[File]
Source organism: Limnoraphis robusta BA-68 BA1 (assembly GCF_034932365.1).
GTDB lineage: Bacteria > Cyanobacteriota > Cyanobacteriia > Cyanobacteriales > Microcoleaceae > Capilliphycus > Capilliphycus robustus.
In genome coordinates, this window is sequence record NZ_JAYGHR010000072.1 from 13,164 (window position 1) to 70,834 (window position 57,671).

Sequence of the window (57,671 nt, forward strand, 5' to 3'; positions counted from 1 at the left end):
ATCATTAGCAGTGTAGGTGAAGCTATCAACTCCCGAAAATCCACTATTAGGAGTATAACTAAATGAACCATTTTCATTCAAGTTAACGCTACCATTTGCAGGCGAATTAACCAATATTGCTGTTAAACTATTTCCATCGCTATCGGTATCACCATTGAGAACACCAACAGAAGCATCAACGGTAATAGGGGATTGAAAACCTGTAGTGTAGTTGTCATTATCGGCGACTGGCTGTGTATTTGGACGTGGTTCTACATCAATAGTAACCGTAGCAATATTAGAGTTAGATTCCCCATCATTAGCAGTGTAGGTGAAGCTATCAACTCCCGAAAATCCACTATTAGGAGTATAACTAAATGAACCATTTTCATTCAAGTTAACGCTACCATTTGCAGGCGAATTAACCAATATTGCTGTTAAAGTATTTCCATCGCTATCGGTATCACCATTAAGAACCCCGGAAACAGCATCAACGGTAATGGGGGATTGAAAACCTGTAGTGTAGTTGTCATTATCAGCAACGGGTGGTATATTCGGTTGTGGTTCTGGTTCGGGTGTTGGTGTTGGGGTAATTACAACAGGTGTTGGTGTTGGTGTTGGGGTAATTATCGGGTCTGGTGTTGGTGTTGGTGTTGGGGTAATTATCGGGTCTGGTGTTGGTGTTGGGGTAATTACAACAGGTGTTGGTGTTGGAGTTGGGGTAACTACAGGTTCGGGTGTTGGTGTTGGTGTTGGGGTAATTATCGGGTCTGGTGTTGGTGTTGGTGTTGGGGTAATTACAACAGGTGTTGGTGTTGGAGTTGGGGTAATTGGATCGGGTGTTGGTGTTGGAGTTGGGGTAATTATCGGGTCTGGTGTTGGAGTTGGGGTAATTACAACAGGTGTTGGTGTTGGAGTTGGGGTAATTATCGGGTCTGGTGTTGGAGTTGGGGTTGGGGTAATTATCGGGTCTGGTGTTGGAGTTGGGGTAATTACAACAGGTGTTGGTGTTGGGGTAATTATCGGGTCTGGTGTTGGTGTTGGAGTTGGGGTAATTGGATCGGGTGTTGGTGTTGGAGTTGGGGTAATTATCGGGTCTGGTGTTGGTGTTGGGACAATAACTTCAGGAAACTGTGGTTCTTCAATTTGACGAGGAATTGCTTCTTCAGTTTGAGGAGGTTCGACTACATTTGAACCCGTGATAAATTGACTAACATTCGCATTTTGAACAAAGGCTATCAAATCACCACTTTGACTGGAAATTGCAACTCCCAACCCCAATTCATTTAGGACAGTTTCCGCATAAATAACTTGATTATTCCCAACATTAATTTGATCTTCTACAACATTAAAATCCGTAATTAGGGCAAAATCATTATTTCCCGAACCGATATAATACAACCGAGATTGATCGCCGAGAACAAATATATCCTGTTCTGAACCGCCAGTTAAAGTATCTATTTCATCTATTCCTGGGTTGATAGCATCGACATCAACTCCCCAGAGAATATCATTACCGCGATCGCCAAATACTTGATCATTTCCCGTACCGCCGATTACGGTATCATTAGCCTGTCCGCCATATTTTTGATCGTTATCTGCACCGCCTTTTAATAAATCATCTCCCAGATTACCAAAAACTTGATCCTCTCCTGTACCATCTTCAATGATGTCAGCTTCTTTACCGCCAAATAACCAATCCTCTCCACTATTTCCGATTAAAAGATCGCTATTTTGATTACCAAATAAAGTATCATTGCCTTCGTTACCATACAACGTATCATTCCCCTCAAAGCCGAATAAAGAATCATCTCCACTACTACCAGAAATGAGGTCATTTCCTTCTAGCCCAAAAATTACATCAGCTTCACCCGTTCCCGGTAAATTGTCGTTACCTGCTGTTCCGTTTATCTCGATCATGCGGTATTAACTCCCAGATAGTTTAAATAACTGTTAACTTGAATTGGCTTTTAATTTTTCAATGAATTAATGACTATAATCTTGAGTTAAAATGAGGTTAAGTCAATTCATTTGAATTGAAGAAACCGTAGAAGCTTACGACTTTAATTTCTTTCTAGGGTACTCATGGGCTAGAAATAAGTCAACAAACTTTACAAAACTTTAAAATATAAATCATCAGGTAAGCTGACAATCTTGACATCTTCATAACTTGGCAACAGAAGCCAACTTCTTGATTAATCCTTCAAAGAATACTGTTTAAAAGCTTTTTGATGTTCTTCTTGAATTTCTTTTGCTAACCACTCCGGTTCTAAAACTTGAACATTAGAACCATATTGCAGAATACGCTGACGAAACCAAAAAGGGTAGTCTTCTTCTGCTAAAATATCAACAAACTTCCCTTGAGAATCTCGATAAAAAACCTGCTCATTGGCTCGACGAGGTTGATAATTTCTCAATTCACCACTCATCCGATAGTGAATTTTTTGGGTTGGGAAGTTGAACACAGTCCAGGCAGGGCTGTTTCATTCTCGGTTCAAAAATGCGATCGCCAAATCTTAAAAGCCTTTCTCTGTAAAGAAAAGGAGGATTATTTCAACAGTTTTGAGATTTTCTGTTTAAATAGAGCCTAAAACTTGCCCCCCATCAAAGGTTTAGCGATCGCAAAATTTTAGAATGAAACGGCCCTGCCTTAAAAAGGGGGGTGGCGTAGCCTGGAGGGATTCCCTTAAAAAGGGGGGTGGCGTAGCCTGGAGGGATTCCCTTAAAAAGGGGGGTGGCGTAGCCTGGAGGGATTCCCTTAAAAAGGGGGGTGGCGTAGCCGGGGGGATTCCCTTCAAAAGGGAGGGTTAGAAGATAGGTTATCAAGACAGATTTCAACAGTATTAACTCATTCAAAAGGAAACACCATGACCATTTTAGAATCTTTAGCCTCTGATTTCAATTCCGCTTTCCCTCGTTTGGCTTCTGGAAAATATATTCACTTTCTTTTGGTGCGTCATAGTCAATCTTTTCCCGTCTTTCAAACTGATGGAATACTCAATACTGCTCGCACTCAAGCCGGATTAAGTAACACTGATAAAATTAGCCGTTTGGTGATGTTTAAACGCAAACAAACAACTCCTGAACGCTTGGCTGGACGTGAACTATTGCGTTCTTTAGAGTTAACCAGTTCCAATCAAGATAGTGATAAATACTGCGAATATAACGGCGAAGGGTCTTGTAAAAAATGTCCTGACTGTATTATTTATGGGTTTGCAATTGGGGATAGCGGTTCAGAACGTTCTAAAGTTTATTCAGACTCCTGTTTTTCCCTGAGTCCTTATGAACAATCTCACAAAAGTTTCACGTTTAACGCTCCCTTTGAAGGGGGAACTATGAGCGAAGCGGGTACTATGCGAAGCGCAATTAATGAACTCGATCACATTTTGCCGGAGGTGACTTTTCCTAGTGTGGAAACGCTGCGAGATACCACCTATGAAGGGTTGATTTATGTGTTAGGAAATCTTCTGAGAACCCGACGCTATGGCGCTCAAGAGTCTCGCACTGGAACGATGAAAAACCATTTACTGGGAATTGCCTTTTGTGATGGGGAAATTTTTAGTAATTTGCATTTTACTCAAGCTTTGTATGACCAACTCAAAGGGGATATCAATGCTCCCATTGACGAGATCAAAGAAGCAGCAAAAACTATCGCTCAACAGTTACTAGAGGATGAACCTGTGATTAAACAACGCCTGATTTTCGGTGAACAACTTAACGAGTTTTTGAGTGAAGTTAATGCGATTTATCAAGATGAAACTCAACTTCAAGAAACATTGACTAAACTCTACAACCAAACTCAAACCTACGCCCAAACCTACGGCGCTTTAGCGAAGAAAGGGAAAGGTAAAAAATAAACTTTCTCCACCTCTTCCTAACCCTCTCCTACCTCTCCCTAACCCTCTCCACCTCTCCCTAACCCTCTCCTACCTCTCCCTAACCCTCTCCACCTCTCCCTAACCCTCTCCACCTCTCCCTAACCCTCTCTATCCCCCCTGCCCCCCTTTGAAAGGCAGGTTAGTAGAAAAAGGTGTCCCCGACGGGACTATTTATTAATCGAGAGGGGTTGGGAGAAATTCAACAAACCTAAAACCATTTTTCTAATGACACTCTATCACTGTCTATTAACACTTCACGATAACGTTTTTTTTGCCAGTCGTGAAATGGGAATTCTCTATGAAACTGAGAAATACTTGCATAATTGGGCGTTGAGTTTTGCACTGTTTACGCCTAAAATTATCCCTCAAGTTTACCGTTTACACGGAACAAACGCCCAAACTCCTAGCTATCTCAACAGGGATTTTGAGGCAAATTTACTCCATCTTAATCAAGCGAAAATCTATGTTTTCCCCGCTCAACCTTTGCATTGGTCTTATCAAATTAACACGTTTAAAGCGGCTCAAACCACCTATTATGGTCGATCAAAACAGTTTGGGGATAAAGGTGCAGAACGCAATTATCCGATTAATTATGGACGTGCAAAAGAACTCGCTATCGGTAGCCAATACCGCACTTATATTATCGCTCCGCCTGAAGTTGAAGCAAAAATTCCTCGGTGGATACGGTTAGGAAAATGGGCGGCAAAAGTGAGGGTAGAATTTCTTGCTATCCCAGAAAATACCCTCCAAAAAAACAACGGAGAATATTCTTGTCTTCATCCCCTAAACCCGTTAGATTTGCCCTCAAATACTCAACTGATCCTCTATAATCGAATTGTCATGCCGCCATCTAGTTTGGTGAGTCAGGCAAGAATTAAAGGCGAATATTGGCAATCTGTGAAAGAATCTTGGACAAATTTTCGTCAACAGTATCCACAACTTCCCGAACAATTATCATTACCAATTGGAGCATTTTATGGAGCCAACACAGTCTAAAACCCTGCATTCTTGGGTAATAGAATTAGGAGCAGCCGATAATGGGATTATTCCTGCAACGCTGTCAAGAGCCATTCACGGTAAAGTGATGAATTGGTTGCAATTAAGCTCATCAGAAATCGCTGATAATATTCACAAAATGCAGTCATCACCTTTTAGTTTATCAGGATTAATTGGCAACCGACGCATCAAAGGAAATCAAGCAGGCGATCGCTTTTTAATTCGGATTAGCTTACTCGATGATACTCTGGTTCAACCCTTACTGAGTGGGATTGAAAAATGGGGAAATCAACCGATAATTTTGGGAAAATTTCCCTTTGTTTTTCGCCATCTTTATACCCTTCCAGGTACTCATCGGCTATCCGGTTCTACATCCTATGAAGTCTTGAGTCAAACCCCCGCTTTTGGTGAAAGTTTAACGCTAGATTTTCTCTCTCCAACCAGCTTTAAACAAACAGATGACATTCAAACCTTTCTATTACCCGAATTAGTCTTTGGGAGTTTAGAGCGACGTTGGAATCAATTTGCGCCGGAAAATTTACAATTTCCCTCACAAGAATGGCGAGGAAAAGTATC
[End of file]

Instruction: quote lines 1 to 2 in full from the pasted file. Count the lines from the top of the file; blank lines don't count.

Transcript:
Source organism: Limnoraphis robusta BA-68 BA1 (assembly GCF_034932365.1).
GTDB lineage: Bacteria > Cyanobacteriota > Cyanobacteriia > Cyanobacteriales > Microcoleaceae > Capilliphycus > Capilliphycus robustus.